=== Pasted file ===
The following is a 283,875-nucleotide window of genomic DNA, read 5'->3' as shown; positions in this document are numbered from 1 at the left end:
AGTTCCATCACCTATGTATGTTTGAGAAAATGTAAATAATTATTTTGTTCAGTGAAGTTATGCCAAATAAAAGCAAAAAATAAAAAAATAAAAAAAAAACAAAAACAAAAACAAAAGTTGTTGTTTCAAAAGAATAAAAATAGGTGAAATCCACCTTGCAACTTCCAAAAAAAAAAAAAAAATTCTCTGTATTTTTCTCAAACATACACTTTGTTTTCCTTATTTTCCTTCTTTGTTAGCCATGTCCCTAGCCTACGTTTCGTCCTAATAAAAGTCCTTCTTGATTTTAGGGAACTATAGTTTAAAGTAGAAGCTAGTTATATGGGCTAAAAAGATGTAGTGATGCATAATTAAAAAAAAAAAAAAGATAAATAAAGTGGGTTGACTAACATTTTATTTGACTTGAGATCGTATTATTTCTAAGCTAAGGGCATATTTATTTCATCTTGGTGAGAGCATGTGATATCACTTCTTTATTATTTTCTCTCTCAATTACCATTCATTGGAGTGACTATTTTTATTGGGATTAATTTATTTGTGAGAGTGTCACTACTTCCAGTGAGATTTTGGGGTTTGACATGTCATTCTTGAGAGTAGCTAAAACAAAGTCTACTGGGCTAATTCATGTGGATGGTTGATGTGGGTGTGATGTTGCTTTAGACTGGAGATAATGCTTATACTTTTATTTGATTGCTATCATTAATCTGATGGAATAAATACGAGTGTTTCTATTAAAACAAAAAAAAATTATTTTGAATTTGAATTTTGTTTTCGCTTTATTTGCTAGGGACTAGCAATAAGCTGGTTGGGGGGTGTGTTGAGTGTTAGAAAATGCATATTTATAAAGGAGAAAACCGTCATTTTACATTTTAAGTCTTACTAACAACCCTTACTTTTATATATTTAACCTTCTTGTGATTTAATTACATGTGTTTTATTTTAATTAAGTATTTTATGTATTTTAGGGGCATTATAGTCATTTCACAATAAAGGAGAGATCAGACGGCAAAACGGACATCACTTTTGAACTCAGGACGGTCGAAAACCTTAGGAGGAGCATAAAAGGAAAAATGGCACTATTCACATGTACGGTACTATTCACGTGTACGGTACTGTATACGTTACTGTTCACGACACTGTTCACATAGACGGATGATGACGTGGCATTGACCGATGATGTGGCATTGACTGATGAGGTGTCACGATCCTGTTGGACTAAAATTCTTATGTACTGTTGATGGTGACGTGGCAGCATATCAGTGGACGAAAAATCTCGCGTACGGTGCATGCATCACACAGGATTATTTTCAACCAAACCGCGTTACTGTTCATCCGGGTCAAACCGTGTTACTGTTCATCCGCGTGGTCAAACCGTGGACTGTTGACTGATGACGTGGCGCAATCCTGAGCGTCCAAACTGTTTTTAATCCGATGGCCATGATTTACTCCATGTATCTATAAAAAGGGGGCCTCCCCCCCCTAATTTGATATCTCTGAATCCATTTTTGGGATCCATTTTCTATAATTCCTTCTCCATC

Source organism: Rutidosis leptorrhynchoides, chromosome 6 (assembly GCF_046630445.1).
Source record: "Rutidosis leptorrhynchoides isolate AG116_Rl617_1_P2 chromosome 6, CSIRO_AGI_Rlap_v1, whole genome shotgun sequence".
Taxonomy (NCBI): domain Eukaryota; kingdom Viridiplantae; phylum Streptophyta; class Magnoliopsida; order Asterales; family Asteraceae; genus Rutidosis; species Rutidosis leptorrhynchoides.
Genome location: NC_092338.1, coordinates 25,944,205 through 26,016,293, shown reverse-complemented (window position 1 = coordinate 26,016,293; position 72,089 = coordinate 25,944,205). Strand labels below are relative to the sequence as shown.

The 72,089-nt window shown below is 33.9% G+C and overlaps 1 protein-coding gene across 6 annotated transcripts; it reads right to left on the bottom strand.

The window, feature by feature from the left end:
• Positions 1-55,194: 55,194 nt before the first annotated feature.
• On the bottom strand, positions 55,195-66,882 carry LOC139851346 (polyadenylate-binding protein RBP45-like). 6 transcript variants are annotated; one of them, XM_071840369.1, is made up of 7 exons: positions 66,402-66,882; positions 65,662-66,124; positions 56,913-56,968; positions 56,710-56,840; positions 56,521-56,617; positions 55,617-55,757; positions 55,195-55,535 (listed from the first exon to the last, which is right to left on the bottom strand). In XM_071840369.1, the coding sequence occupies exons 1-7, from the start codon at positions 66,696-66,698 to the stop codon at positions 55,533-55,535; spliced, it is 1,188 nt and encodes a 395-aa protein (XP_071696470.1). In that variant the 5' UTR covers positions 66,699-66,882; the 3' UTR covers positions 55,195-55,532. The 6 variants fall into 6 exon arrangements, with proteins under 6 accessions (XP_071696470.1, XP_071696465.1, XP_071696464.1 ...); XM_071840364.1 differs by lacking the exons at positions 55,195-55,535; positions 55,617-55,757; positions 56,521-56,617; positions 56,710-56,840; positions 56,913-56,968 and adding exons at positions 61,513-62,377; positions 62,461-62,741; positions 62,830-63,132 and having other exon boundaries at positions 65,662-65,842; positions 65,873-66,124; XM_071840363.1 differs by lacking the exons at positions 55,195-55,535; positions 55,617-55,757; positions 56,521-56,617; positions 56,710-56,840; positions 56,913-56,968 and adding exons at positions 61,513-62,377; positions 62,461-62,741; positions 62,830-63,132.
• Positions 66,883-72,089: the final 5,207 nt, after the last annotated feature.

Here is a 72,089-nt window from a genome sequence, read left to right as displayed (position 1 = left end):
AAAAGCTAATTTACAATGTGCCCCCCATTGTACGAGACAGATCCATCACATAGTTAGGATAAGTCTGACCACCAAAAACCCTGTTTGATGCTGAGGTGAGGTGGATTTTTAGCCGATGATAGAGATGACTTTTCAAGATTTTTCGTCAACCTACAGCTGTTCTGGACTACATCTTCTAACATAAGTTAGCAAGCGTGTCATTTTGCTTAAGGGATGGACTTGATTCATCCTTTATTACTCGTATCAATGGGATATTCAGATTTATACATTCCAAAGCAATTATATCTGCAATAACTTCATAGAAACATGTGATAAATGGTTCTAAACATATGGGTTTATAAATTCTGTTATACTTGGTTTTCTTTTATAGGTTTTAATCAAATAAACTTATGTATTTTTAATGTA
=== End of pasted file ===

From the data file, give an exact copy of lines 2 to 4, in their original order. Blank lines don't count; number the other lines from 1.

AGTTCCATCACCTATGTATGTTTGAGAAAATGTAAATAATTATTTTGTTCAGTGAAGTTATGCCAAATAAAAGCAAAAAATAAAAAAATAAAAAAAAAACAAAAACAAAAACAAAAGTTGTTGTTTCAAAAGAATAAAAATAGGTGAAATCCACCTTGCAACTTCCAAAAAAAAAAAAAAAATTCTCTGTATTTTTCTCAAACATACACTTTGTTTTCCTTATTTTCCTTCTTTGTTAGCCATGTCCCTAGCCTACGTTTCGTCCTAATAAAAGTCCTTCTTGATTTTAGGGAACTATAGTTTAAAGTAGAAGCTAGTTATATGGGCTAAAAAGATGTAGTGATGCATAATTAAAAAAAAAAAAAAGATAAATAAAGTGGGTTGACTAACATTTTATTTGACTTGAGATCGTATTATTTCTAAGCTAAGGGCATATTTATTTCATCTTGGTGAGAGCATGTGATATCACTTCTTTATTATTTTCTCTCTCAATTACCATTCATTGGAGTGACTATTTTTATTGGGATTAATTTATTTGTGAGAGTGTCACTACTTCCAGTGAGATTTTGGGGTTTGACATGTCATTCTTGAGAGTAGCTAAAACAAAGTCTACTGGGCTAATTCATGTGGATGGTTGATGTGGGTGTGATGTTGCTTTAGACTGGAGATAATGCTTATACTTTTATTTGATTGCTATCATTAATCTGATGGAATAAATACGAGTGTTTCTATTAAAACAAAAAAAAATTATTTTGAATTTGAATTTTGTTTTCGCTTTATTTGCTAGGGACTAGCAATAAGCTGGTTGGGGGGTGTGTTGAGTGTTAGAAAATGCATATTTATAAAGGAGAAAACCGTCATTTTACATTTTAAGTCTTACTAACAACCCTTACTTTTATATATTTAACCTTCTTGTGATTTAATTACATGTGTTTTATTTTAATTAAGTATTTTATGTATTTTAGGGGCATTATAGTCATTTCACAATAAAGGAGAGATCAGACGGCAAAACGGACATCACTTTTGAACTCAGGACGGTCGAAAACCTTAGGAGGAGCATAAAAGGAAAAATGGCACTATTCACATGTACGGTACTATTCACGTGTACGGTACTGTATACGTTACTGTTCACGACACTGTTCACATAGACGGATGATGACGTGGCATTGACCGATGATGTGGCATTGACTGATGAGGTGTCACGATCCTGTTGGACTAAAATTCTTATGTACTGTTGATGGTGACGTGGCAGCATATCAGTGGACGAAAAATCTCGCGTACGGTGCATGCATCACACAGGATTATTTTCAACCAAACCGCGTTACTGTTCATCCGGGTCAAACCGTGTTACTGTTCATCCGCGTGGTCAAACCGTGGACTGTTGACTGATGACGTGGCGCAATCCTGAGCGTCCAAACTGTTTTTAATCCGATGGCCATGATTTACTCCATGTATCTATAAAAAGGGGGCCTCCCCCCCCTAATTTGATATCTCTGAATCCATTTTTGGGATCCATTTTCTATAATTCCTTCTCCATC

Source organism: Rutidosis leptorrhynchoides, chromosome 6 (assembly GCF_046630445.1).
Source record: "Rutidosis leptorrhynchoides isolate AG116_Rl617_1_P2 chromosome 6, CSIRO_AGI_Rlap_v1, whole genome shotgun sequence".